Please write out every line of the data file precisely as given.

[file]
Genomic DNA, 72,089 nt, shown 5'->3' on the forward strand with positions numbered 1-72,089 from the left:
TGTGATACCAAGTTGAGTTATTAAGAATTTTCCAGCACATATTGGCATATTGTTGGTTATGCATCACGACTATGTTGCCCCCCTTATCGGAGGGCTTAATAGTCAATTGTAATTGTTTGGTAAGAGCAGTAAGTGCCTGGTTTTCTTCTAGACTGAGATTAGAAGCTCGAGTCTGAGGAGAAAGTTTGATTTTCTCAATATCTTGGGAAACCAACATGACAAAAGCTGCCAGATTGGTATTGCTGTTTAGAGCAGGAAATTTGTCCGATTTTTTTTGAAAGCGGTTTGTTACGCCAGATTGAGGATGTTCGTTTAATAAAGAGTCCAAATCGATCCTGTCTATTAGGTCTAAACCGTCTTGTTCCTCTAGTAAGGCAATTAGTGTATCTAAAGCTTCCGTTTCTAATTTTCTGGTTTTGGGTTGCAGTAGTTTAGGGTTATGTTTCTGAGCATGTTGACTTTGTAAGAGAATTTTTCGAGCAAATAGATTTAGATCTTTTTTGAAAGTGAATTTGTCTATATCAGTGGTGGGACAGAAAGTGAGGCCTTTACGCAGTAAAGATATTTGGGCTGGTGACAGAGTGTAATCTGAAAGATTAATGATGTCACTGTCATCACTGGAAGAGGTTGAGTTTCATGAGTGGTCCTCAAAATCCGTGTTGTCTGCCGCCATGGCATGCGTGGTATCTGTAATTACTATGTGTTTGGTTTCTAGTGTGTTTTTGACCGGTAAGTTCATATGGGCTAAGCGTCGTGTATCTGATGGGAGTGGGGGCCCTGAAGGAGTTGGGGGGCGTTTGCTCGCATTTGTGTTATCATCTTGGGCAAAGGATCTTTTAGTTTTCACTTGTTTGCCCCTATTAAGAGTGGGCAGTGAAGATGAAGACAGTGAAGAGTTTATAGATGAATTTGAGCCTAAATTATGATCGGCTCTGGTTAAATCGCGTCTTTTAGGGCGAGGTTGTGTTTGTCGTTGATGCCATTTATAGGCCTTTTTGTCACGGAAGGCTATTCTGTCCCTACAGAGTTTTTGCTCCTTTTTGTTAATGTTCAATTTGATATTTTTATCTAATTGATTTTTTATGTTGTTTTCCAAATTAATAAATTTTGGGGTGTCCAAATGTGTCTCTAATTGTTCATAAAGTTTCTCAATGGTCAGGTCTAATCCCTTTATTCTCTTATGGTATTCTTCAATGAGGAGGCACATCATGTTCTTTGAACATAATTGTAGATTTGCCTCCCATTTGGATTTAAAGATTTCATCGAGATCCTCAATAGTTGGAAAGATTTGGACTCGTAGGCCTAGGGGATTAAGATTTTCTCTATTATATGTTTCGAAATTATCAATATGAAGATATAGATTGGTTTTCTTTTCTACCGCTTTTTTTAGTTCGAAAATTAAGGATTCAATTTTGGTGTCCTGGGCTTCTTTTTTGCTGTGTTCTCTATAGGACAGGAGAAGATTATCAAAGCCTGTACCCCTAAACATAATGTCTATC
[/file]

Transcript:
Genomic DNA, 72,089 nt, shown 5'->3' on the forward strand with positions numbered 1-72,089 from the left:
TGTGATACCAAGTTGAGTTATTAAGAATTTTCCAGCACATATTGGCATATTGTTGGTTATGCATCACGACTATGTTGCCCCCCTTATCGGAGGGCTTAATAGTCAATTGTAATTGTTTGGTAAGAGCAGTAAGTGCCTGGTTTTCTTCTAGACTGAGATTAGAAGCTCGAGTCTGAGGAGAAAGTTTGATTTTCTCAATATCTTGGGAAACCAACATGACAAAAGCTGCCAGATTGGTATTGCTGTTTAGAGCAGGAAATTTGTCCGATTTTTTTTGAAAGCGGTTTGTTACGCCAGATTGAGGATGTTCGTTTAATAAAGAGTCCAAATCGATCCTGTCTATTAGGTCTAAACCGTCTTGTTCCTCTAGTAAGGCAATTAGTGTATCTAAAGCTTCCGTTTCTAATTTTCTGGTTTTGGGTTGCAGTAGTTTAGGGTTATGTTTCTGAGCATGTTGACTTTGTAAGAGAATTTTTCGAGCAAATAGATTTAGATCTTTTTTGAAAGTGAATTTGTCTATATCAGTGGTGGGACAGAAAGTGAGGCCTTTACGCAGTAAAGATATTTGGGCTGGTGACAGAGTGTAATCTGAAAGATTAATGATGTCACTGTCATCACTGGAAGAGGTTGAGTTTCATGAGTGGTCCTCAAAATCCGTGTTGTCTGCCGCCATGGCATGCGTGGTATCTGTAATTACTATGTGTTTGGTTTCTAGTGTGTTTTTGACCGGTAAGTTCATATGGGCTAAGCGTCGTGTATCTGATGGGAGTGGGGGCCCTGAAGGAGTTGGGGGGCGTTTGCTCGCATTTGTGTTATCATCTTGGGCAAAGGATCTTTTAGTTTTCACTTGTTTGCCCCTATTAAGAGTGGGCAGTGAAGATGAAGACAGTGAAGAGTTTATAGATGAATTTGAGCCTAAATTATGATCGGCTCTGGTTAAATCGCGTCTTTTAGGGCGAGGTTGTGTTTGTCGTTGATGCCATTTATAGGCCTTTTTGTCACGGAAGGCTATTCTGTCCCTACAGAGTTTTTGCTCCTTTTTGTTAATGTTCAATTTGATATTTTTATCTAATTGATTTTTTATGTTGTTTTCCAAATTAATAAATTTTGGGGTGTCCAAATGTGTCTCTAATTGTTCATAAAGTTTCTCAATGGTCAGGTCTAATCCCTTTATTCTCTTATGGTATTCTTCAATGAGGAGGCACATCATGTTCTTTGAACATAATTGTAGATTTGCCTCCCATTTGGATTTAAAGATTTCATCGAGATCCTCAATAGTTGGAAAGATTTGGACTCGTAGGCCTAGGGGATTAAGATTTTCTCTATTATATGTTTCGAAATTATCAATATGAAGATATAGATTGGTTTTCTTTTCTACCGCTTTTTTTAGTTCGAAAATTAAGGATTCAATTTTGGTGTCCTGGGCTTCTTTTTTGCTGTGTTCTCTATAGGACAGGAGAAGATTATCAAAGCCTGTACCCCTAAACATAATGTCTATC